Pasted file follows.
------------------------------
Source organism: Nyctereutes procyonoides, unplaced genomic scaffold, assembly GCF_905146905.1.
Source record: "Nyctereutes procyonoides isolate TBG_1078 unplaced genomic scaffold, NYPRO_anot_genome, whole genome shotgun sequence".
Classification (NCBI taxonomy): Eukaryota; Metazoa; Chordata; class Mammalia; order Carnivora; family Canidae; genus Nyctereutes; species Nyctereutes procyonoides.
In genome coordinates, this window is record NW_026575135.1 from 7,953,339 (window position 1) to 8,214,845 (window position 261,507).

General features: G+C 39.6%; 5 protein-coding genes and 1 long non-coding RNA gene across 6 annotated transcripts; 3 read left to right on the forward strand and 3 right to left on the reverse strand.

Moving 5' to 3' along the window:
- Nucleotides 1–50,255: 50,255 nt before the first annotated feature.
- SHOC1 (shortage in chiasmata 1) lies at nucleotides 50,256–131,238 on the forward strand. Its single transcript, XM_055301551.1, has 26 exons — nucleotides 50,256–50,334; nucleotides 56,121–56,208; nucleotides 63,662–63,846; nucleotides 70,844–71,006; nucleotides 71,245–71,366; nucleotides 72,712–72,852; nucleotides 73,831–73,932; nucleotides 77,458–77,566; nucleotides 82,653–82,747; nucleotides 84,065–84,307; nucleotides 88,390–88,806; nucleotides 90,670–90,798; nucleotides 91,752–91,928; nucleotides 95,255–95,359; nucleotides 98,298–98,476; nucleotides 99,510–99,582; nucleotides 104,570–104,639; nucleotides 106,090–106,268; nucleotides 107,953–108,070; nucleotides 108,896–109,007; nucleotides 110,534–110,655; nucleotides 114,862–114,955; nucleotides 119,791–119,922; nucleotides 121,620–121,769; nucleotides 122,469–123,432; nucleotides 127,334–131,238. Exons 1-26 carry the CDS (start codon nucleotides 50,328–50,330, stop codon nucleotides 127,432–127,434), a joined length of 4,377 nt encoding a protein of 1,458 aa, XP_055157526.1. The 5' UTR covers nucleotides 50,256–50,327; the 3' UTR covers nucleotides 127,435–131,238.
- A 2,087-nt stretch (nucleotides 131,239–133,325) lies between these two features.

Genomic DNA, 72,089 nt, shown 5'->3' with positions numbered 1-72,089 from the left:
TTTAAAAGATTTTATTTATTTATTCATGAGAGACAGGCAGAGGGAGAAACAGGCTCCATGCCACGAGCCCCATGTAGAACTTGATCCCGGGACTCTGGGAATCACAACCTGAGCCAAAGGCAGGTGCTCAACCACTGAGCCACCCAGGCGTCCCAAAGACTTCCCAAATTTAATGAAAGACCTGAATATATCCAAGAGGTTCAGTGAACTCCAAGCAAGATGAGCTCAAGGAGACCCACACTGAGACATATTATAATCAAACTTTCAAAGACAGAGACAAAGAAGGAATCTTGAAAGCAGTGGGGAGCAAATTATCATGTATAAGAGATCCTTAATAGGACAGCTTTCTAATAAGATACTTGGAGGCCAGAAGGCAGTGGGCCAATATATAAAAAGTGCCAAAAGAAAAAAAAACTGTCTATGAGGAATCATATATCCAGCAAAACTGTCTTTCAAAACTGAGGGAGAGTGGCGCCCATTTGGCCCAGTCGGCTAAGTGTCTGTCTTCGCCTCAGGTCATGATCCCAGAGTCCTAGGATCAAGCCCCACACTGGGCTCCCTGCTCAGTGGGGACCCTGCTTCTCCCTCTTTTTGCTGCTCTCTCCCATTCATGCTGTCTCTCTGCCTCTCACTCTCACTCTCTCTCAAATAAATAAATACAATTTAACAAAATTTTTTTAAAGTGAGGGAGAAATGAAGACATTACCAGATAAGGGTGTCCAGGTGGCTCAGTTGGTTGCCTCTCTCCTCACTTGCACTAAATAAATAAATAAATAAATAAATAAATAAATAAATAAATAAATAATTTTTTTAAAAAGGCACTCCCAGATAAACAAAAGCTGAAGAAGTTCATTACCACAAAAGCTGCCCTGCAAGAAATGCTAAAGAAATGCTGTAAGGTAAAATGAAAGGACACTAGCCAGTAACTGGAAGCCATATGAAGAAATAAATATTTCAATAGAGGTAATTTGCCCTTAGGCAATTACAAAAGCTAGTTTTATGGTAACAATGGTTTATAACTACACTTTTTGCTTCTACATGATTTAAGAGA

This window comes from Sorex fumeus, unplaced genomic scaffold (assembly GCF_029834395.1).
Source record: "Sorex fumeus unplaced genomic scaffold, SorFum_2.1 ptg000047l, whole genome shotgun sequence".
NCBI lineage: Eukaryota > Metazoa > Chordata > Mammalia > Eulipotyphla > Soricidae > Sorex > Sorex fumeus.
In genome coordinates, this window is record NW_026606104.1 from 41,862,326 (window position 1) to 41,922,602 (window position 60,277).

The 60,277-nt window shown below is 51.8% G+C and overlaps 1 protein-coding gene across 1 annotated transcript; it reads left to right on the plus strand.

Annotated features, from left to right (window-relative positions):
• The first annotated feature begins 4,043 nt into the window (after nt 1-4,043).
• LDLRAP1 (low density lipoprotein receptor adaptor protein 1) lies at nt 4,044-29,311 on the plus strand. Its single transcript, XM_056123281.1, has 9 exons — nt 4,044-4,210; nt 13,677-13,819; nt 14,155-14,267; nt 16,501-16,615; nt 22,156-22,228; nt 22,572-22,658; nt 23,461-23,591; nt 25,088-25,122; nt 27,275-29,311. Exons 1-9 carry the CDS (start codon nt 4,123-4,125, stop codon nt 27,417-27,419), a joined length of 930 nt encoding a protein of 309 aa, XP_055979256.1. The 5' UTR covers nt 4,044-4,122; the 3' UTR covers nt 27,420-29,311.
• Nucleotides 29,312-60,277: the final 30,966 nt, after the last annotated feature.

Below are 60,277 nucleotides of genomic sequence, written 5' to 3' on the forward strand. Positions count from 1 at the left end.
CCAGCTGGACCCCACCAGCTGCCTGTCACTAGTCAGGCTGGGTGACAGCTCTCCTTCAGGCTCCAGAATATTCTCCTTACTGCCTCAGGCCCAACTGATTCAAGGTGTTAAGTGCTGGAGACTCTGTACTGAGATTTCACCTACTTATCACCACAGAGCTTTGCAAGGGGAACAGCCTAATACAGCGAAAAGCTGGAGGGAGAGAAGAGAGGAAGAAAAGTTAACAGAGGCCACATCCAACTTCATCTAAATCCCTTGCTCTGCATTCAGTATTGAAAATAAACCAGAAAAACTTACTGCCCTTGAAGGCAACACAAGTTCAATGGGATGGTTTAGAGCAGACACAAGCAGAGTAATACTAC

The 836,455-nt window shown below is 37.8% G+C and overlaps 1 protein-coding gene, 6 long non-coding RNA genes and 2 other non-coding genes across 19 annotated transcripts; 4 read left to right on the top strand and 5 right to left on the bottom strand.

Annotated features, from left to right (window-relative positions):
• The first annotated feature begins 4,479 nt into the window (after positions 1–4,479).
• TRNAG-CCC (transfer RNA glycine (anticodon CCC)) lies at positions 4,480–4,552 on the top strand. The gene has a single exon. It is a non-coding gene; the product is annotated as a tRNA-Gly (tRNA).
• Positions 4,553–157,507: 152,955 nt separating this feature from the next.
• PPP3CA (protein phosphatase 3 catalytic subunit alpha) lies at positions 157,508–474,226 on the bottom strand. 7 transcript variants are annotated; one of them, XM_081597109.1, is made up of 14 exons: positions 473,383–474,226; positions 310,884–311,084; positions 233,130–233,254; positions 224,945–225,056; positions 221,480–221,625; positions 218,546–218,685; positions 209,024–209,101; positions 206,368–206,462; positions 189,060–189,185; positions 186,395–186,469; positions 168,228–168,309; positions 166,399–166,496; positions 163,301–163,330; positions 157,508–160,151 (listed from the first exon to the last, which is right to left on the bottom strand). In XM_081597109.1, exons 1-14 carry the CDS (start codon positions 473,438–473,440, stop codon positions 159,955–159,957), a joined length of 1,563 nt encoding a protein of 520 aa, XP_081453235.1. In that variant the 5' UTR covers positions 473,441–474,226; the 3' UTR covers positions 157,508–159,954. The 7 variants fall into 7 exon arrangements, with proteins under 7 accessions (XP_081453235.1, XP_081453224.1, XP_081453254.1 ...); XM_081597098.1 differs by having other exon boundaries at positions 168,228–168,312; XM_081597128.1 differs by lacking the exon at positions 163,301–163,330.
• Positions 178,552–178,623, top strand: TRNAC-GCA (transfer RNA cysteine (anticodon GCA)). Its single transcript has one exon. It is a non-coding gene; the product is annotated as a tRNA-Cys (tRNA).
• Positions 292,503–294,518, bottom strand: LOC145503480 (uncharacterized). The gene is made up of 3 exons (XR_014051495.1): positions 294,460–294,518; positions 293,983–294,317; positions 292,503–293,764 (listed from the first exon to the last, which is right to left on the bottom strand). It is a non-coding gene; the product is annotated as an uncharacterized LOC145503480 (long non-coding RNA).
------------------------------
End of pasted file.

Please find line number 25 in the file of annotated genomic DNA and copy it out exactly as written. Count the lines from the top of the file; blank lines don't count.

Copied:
• The first annotated feature begins 4,479 nt into the window (after positions 1–4,479).